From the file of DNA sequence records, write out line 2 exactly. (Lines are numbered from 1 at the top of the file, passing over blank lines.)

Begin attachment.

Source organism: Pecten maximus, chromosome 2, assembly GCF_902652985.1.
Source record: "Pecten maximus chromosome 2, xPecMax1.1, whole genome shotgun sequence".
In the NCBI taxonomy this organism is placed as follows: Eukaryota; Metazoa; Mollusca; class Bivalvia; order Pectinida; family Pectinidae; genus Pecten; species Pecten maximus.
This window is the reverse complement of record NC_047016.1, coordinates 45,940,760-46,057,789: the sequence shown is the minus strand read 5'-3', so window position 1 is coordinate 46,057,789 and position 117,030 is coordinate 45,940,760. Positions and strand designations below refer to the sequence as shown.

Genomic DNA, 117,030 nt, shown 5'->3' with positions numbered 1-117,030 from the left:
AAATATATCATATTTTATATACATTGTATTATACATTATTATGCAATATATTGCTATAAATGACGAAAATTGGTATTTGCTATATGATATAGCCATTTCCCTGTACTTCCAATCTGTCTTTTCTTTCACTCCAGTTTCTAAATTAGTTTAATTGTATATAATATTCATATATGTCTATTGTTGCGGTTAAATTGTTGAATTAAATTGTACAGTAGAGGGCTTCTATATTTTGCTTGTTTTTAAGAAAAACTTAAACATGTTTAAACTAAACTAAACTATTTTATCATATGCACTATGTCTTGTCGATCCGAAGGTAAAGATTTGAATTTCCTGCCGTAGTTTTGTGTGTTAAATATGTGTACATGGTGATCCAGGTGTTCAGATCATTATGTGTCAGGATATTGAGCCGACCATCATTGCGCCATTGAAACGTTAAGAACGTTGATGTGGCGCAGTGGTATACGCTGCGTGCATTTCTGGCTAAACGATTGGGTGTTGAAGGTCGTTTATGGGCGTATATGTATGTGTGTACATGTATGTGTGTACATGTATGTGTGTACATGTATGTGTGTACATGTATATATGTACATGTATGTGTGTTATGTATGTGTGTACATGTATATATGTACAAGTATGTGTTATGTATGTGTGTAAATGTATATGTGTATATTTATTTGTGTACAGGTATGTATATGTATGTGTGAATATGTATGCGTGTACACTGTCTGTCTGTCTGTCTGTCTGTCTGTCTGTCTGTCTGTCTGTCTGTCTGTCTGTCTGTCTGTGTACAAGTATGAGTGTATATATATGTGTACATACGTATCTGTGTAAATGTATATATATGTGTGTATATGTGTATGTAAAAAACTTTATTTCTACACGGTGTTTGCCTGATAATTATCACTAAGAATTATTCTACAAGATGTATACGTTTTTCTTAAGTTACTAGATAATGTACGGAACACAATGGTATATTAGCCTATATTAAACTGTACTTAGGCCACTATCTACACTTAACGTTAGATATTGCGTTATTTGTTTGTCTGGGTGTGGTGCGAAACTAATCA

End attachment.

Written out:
Source record: "Pecten maximus chromosome 2, xPecMax1.1, whole genome shotgun sequence".